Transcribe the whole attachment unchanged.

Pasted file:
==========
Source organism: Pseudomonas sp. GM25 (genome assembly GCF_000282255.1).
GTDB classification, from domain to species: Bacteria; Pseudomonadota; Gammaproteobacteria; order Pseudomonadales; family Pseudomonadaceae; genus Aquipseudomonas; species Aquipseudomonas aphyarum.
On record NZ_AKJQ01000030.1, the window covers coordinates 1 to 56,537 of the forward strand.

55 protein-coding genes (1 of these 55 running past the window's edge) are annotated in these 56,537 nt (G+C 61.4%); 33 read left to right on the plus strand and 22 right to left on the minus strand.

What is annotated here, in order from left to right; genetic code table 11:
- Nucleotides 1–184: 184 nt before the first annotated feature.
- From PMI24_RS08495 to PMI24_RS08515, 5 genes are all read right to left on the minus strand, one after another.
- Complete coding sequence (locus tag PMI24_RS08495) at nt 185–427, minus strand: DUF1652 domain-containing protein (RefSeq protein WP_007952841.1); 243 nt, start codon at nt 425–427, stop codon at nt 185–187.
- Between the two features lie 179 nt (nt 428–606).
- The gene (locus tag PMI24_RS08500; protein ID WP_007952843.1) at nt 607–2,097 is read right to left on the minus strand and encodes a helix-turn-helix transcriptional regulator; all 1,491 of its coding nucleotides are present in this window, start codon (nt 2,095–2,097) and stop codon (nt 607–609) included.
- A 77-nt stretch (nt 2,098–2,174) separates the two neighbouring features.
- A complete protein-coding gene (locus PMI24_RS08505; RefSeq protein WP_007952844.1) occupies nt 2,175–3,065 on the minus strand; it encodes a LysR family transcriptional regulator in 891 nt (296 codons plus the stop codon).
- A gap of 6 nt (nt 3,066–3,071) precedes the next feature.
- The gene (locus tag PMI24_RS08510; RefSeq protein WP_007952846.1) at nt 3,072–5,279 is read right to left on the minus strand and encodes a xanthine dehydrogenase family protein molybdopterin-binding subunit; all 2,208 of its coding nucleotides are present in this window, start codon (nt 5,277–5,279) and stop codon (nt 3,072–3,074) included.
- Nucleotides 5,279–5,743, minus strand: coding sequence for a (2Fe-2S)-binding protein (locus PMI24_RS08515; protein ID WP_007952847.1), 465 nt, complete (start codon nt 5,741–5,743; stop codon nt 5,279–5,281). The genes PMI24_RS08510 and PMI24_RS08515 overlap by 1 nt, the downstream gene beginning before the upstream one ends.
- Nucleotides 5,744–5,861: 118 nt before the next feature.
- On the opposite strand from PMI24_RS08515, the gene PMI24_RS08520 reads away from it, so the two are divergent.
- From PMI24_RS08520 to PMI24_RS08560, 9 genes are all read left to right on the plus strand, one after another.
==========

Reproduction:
Source organism: Pseudomonas sp. GM25 (genome assembly GCF_000282255.1).
GTDB classification, from domain to species: Bacteria; Pseudomonadota; Gammaproteobacteria; order Pseudomonadales; family Pseudomonadaceae; genus Aquipseudomonas; species Aquipseudomonas aphyarum.
On record NZ_AKJQ01000030.1, the window covers coordinates 1 to 56,537 of the forward strand.

55 protein-coding genes (1 of these 55 running past the window's edge) are annotated in these 56,537 nt (G+C 61.4%); 33 read left to right on the plus strand and 22 right to left on the minus strand.

What is annotated here, in order from left to right; genetic code table 11:
- Nucleotides 1–184: 184 nt before the first annotated feature.
- From PMI24_RS08495 to PMI24_RS08515, 5 genes are all read right to left on the minus strand, one after another.
- Complete coding sequence (locus tag PMI24_RS08495) at nt 185–427, minus strand: DUF1652 domain-containing protein (RefSeq protein WP_007952841.1); 243 nt, start codon at nt 425–427, stop codon at nt 185–187.
- Between the two features lie 179 nt (nt 428–606).
- The gene (locus tag PMI24_RS08500; protein ID WP_007952843.1) at nt 607–2,097 is read right to left on the minus strand and encodes a helix-turn-helix transcriptional regulator; all 1,491 of its coding nucleotides are present in this window, start codon (nt 2,095–2,097) and stop codon (nt 607–609) included.
- A 77-nt stretch (nt 2,098–2,174) separates the two neighbouring features.
- A complete protein-coding gene (locus PMI24_RS08505; RefSeq protein WP_007952844.1) occupies nt 2,175–3,065 on the minus strand; it encodes a LysR family transcriptional regulator in 891 nt (296 codons plus the stop codon).
- A gap of 6 nt (nt 3,066–3,071) precedes the next feature.
- The gene (locus tag PMI24_RS08510; RefSeq protein WP_007952846.1) at nt 3,072–5,279 is read right to left on the minus strand and encodes a xanthine dehydrogenase family protein molybdopterin-binding subunit; all 2,208 of its coding nucleotides are present in this window, start codon (nt 5,277–5,279) and stop codon (nt 3,072–3,074) included.
- Nucleotides 5,279–5,743, minus strand: coding sequence for a (2Fe-2S)-binding protein (locus PMI24_RS08515; protein ID WP_007952847.1), 465 nt, complete (start codon nt 5,741–5,743; stop codon nt 5,279–5,281). The genes PMI24_RS08510 and PMI24_RS08515 overlap by 1 nt, the downstream gene beginning before the upstream one ends.
- Nucleotides 5,744–5,861: 118 nt before the next feature.
- On the opposite strand from PMI24_RS08515, the gene PMI24_RS08520 reads away from it, so the two are divergent.
- From PMI24_RS08520 to PMI24_RS08560, 9 genes are all read left to right on the plus strand, one after another.